#588

Ritual hit me more strongly because I didn’t expect it while Annihilation fell a little flat, but I expected much more from it.

I thought Annihilation actually looked pretty bad. I mean as a film, it was ugly and awkwardly shot.


#589

Three Billboards in Ebbing Missouri is worth the time. I have to admit the entire cast was at an equally high level.


#590

Getting caught up on Another Period, the episode where everyone gets addicted to kaleidoscopes and Beatrice discovers nihilism is amazing


#591

HBO2 has been running a marathon of the Alien movies today, including: Alien, Aliens, Alien3, Alien Resurrection, and Alien: Covenant. Strangely, they are not showing Prometheus.


#592

El Ministerio Del Tiempo

Started watching mainly to improve my Spanish. On that score, boy do they talk fast.

Like all time travel tales, it is fundamentally flawed because… Grandfather Paradox. All the more so in this instance because the episodic journey’s are all set in one country’s historical timeline. Another absurdity of the show lies in its main raison d’etre, where they go back in time to correct anomalies created by other time tweaking travellers by,… err, tweaking time.

However, as a literary vehicle, albeit one which strains one’s suspension of belief sinews, it has its merits. Thanks to what seems like well researched historical record, it is proving to be quite educational. Many of the icons of history are debunked or looked at from a new perspective resulting in a different view of history than that lovingly nurtured by the establishments. This seems to me an altogether healthy exercise and one which could well be recommended to several other post-imperial nations.

The characters too, exhibit enhanced diversity. Not only do they have a broad spectrum of basic personality types but they also posses greatly differing cultural perspectives stemming from the period in time in which they were formatively raised. This is used well to illustrate changing cultural benchmarks through time, points which are usually made in a humorous way.

Altogether, well worth a watch.

Jordskott II

Sticking with it so far but disappointed. The writers seem to be getting further away from the rather interesting humanity/nature/folk lore symbiosis theme they had in the first series. In JII so far, their main dilemma seems to be deciding whether to go down the Vampire or Zombie route. Getting close to plug pull on that one.


#593

If he thought that was distasteful don’t let him/her know about everything that happed in Russia beforehand.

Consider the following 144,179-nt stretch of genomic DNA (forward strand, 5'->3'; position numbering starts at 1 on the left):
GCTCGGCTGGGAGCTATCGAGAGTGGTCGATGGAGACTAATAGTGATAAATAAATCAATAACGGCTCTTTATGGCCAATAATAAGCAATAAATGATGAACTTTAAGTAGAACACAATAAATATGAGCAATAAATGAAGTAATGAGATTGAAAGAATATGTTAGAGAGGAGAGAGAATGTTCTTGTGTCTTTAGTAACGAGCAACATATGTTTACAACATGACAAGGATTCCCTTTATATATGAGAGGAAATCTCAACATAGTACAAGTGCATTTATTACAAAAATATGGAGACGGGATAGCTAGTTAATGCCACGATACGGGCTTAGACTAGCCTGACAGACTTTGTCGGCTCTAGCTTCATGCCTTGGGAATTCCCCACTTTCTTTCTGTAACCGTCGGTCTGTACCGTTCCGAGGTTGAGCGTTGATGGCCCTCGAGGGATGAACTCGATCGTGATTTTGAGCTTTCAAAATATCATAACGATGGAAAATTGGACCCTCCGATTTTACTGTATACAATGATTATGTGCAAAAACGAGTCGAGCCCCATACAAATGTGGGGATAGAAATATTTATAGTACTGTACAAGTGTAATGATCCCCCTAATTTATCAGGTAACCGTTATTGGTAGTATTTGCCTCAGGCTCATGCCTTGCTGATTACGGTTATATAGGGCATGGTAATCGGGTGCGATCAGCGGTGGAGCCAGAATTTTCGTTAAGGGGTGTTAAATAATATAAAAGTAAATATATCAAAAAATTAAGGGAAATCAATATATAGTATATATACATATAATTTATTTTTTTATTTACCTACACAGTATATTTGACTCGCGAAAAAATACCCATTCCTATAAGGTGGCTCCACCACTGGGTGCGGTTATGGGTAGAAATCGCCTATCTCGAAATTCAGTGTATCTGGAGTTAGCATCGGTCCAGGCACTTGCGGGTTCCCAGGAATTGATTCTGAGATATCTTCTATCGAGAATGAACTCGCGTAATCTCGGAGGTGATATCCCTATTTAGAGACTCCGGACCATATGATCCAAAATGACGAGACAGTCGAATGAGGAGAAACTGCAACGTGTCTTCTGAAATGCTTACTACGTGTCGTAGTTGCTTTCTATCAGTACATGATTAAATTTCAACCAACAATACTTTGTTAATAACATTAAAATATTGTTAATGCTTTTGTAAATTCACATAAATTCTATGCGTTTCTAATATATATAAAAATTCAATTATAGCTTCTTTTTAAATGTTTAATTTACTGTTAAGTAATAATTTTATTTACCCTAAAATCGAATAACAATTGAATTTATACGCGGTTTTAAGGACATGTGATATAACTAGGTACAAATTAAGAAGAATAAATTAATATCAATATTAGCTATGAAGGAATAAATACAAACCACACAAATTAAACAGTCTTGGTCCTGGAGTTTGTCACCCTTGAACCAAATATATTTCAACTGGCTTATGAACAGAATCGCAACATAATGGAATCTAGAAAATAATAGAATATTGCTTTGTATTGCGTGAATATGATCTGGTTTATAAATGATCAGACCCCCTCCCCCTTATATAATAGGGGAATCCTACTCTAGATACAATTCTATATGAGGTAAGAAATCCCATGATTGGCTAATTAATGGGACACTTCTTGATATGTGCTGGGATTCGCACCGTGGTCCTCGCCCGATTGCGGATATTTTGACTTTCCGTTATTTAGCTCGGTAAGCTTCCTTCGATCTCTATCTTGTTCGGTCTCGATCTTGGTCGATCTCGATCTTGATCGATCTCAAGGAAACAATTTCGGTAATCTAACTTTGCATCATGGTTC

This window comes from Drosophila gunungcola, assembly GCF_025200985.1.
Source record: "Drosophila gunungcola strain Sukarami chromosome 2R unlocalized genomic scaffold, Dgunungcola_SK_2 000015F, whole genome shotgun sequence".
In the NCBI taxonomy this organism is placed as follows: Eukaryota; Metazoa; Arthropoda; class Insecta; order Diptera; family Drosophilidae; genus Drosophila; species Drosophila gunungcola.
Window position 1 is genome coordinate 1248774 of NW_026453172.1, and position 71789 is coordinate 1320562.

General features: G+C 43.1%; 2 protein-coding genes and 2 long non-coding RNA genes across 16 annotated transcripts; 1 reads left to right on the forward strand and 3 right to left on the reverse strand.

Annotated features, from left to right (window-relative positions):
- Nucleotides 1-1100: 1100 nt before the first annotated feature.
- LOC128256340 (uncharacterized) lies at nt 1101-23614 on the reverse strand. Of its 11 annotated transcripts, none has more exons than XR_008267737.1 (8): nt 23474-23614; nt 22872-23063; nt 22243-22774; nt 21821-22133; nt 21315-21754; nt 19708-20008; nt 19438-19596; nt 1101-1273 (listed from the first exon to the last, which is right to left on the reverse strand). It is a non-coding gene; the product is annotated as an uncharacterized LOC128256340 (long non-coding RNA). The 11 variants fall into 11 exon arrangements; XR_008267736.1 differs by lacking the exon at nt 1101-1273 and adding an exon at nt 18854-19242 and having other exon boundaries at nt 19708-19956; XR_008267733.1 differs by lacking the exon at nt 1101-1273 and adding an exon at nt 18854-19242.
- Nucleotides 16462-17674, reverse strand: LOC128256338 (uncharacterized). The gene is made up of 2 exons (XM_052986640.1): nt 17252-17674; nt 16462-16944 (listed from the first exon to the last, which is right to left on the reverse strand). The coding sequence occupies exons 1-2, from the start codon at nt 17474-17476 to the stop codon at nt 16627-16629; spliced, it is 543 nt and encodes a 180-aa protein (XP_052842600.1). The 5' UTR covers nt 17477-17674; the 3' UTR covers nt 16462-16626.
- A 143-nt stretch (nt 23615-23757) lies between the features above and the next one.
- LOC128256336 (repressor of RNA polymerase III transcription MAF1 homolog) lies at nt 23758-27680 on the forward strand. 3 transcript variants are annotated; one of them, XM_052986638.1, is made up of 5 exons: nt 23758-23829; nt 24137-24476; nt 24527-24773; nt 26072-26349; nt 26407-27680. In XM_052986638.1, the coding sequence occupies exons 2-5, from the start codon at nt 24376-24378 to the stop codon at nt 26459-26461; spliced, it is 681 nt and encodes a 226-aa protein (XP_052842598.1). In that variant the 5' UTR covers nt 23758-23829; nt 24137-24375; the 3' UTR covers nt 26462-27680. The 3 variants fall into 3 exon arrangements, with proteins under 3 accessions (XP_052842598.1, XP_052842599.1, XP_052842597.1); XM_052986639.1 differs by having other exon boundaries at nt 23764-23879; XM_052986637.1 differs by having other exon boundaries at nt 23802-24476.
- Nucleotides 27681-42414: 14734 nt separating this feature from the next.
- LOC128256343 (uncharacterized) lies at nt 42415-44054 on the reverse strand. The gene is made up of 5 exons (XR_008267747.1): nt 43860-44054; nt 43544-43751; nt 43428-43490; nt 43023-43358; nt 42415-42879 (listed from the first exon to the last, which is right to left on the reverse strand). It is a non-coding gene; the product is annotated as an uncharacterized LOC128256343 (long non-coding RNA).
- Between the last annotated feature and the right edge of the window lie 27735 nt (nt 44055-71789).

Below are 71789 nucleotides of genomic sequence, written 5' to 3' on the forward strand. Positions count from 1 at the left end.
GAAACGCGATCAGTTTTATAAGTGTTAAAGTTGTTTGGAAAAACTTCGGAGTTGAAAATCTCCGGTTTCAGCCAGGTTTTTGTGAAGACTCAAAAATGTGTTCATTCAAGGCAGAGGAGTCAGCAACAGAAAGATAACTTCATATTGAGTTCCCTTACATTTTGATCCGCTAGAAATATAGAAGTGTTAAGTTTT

#594

I flew through Wild Wild Country on Netflix. An absolutely fascinating story about a cult trying to take over a town in Americaa in the 80’s. I’m surprised I’ve never heard about this story until now.


#595

The odd thing I found about it is that we both like dark dramas and pitch black comedies.
But everything about Beria I heard him mutter at a film for the first time.

It was strange.


#596

I can see that with Beria, the film definitely did it’s job in making you see him for the vile creature he was but understand the human side to him enough to understand the gravity of what happens to him in human terms… I think there’s disgust comes from that, as a viewer and his character definitely informs high degree of distaste.


#597

The reaction I’m trying to convey is not disgust at Beria, more disgust at we being shown it.

That’s what I found odd since it was the first time he’d done that at something we’d watched.


#598

Ahh. Is that like an extension of distaste for the character though, even at that maybe? What is he like on other satires? I agree it does seem weird as I felt it was quite tame in what it showed, taste-wise.


#599

Like I said, we’ve got very thick skins about stuff and a shared pitch black sense of humor. Likely an extension of the feeling for the character, but usually it’s more expressive than that and at more overt grotesqueness.

He thoroughly enjoyed it though.


#600

My wife and I just watched the first episode of Nailed It. We wanted to like it but Nicole Byer just irritated the living piss out of us. Not a fan of that brash style of presenting. Enough so that I’ll not be bothering with the rest of the series. Disappointing.


#601

Damn it. I missed autocorrect changing my intended word. That should be ‘annoying,’ not ‘amusing.’